‘The Eagle Huntress’: Two Inspiring Stories from Mongolia

The soaring documentary “The Eagle Huntress” is really two stories: One about a father and daughter breaking male tradition, and two, about how social media brought a photographer, director and an isolated family together to tell the story. “The Eagle Huntress,” which opens on  Nov. 11 at the Pasadena Laemmle Playhouse 7, is an inspirational, almost unbelievable documentary for fathers and daughters and aspiring filmmakers.

The movie begins with an experienced Kazakh eagle hunter (Dalaikhan) on his horse traveling up a snowy mountain. On his right hand, he holds a 15-lb. golden eagle aloft. He’s setting his eagle free after seven years of service, leaving it a newly slaughtered sheep to feed on. This is part of the tradition of the eagle hunters of Altai Mountains in Mongolia. The Kazakh are descendants of Turkic and medieval Mongolian tribes.

Dalaikhan is a friend of Nurgaiv, the father of the 13-year-old Aisholpan. Nurgaiv believes in his daughter, saying in Kazakh,  “There is no gender discrimination when it comes to hunting  with eagles.”  Nurgaiv is the 11th generation of eagle hunters. He has twice won the Golden Eagle Festival competition in Ölgii. “Aisholpan is a very brave girl,” he comments. While other elderly male eagle hunters are doubtful, Nurgaiv’s father is not. Aisholpan has both her father and grandfather supporting her.

Aisholpan has already been practicing with her father’s own golden eagle, but now she must capture her own eaglet during the short time when the eagle is old enough to be on its own, but has not yet learned to fly.

Nurgaiv and Aisholpan ride horses up to a craggy mountain. Using a ropes, Nurgaiv precariously lowers his daughter over a ledge to the nest while the mother eagle circles above. Aisholpan chooses one of the two eaglets to train. After she covers the large bird with a thick carpet, Nurgaiv pulls the bird up before he brings his daughter back up.

Now Aisholpan and her father train the young eagle. Months later, travel to Ölgii where Aisholpan competes against 70 veteran eagle hunters in various tests and (spoiler alert) wins. Still some male eagle hunters doubt whether Aisholpan will be able to hunt.

The film follows Aisholpan and her father on her first hunt with her eagle. To be clear, Aisholpan is not the first modern Kazakh eagle hunter, Makpal Abdrazakova, a lawyer from Kazakhstan is. Aisholpan is the first Kazakh female to compete at the Golden Eagle Festival in Ölgii and she is the first huntress in her family.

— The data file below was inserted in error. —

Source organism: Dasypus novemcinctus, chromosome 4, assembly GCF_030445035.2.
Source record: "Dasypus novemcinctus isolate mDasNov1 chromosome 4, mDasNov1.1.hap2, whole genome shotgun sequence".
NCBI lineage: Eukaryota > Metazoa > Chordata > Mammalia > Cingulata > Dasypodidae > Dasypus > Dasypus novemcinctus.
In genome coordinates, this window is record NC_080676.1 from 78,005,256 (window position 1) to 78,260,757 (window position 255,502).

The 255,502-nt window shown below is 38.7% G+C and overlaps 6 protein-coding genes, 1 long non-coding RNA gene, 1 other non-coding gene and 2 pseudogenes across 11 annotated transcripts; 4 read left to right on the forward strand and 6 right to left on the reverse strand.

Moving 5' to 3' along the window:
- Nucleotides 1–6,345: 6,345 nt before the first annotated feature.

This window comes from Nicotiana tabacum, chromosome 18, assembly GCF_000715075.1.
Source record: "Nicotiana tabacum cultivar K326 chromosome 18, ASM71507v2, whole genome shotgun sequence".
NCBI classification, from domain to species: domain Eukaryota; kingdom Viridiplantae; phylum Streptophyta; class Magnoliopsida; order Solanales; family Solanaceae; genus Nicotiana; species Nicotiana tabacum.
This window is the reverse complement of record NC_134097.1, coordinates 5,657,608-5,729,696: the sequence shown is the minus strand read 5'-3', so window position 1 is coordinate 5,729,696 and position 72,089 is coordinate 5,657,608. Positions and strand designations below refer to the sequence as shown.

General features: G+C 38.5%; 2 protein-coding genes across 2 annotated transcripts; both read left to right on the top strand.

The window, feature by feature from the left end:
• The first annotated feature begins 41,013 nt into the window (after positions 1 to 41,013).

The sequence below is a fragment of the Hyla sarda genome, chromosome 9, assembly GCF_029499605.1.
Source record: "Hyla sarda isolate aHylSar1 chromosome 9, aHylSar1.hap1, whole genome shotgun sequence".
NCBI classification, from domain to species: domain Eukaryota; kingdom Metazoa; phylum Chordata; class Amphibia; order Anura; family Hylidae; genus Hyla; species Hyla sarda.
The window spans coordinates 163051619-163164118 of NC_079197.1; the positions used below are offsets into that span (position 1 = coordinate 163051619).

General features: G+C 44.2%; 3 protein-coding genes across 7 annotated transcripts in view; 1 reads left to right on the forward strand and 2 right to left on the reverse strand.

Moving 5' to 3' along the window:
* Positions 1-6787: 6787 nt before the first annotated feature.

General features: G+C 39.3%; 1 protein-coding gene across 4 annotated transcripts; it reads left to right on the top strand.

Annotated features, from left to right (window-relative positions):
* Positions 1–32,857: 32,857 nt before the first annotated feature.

You might be wondering how first-time director Otto Bell and his crew found Aisholpan and her father who live in a remote part of the world. Bell saw photos by Israeli photographer Asher Svidensky in the BBC News. Belly found Svidensky on Facebook and discussed making a documentary as Svidensky’s photo of Aisholpan went viral.

Not wanting to be scooped, Bell,  Svidensky and cameraman Chris Raymond hopped on a plane to Ulaanbataar, soared over the vast Bayan-Ölgii province in northwest Mongolia in a twin-prop plane to the small village of Ölgii, and then took a two-hour ride on a rickety Soviet bus to the remote mountainside where Aisholpan’s family live. The very morning of their arrival, Nurgaiv and Aisholpan were off to capture the young eagle.  The sequence was captured with Raymond’s Canon C300 Mark 1 (1080p), Svidensky’s DSLR and a tiny GoPro camera.

To film the hunt that ends the movie, Bell needed more funds and sent a ten-minute teaser trailer to Morgan Spurlock (“Super Size Me” and “Comic-Con Episode Four: A Fan’s Hope”) who came on as a producer. Besides helping secure additional financing, Spurlock also arranged for Daisy Ridley to come on as an executive producer and narrate, linking Ridley’s “Star Wars” character, Rey, with the courageous Aisholpan. Although in the documentary the hunt seems to be only one day, it actually took 22 days in harsh winter weather to film.

In watching Aisholpan’s personal victory, you’ll also see Bell’s victory in recording and bringing this story to the world. “The Eagle Huntress” is about a tradition transformed and a tradition carried on as well as being willing to pursue one’s dreams despite what others may say. “The Eagle Huntress” is in English and Kazakh with English subtitles.

–Originally published in the Pasadena Weekly

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